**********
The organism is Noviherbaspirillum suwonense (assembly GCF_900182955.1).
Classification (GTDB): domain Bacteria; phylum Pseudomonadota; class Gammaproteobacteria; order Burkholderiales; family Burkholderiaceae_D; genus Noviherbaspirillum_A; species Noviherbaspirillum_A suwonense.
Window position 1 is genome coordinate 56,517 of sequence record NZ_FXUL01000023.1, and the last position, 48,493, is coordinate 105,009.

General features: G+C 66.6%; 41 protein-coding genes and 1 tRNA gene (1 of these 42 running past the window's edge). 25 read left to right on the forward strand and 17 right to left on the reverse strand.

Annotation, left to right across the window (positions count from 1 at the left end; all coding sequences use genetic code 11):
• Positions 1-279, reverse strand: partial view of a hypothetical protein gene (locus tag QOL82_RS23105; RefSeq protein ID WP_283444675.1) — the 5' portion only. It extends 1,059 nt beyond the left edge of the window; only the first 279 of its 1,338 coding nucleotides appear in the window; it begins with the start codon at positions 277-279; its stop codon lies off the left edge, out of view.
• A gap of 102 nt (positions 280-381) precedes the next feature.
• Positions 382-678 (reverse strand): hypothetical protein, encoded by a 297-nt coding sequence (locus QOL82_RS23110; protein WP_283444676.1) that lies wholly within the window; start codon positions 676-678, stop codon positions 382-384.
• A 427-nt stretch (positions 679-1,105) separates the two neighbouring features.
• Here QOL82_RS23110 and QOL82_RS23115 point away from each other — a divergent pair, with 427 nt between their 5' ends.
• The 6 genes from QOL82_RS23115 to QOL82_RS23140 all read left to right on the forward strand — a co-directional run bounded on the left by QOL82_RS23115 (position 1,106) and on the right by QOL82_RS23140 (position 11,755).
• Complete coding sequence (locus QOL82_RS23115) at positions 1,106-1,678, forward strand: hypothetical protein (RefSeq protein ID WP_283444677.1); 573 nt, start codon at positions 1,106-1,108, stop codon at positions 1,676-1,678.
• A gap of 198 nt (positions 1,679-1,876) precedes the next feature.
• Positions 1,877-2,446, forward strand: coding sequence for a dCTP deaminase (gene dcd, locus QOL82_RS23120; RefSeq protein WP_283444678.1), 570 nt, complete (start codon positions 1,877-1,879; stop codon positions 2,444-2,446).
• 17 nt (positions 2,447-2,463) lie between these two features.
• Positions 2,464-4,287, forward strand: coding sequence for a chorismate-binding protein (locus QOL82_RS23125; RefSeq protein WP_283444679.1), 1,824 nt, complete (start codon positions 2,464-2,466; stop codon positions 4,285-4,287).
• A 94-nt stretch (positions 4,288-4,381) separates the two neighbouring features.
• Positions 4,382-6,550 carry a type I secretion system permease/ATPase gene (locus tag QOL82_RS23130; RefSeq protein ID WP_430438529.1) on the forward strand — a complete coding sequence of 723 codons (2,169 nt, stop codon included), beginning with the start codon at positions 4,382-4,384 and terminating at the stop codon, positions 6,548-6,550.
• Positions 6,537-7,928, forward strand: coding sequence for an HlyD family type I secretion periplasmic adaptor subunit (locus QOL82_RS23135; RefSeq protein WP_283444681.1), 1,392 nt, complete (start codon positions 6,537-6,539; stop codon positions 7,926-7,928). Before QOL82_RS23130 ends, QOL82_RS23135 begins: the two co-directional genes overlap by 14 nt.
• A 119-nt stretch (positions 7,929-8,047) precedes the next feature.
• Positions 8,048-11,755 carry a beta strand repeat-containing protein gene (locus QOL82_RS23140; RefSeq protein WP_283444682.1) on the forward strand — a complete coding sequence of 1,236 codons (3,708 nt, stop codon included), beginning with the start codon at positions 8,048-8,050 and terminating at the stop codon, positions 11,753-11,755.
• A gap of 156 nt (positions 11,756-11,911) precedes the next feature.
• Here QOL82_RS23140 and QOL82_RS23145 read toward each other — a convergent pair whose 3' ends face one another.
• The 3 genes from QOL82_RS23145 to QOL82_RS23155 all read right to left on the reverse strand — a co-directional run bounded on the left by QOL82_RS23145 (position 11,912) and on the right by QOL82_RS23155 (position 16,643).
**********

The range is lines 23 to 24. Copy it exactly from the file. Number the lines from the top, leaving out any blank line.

• Here QOL82_RS23140 and QOL82_RS23145 read toward each other — a convergent pair whose 3' ends face one another.
• The 3 genes from QOL82_RS23145 to QOL82_RS23155 all read right to left on the reverse strand — a co-directional run bounded on the left by QOL82_RS23145 (position 11,912) and on the right by QOL82_RS23155 (position 16,643).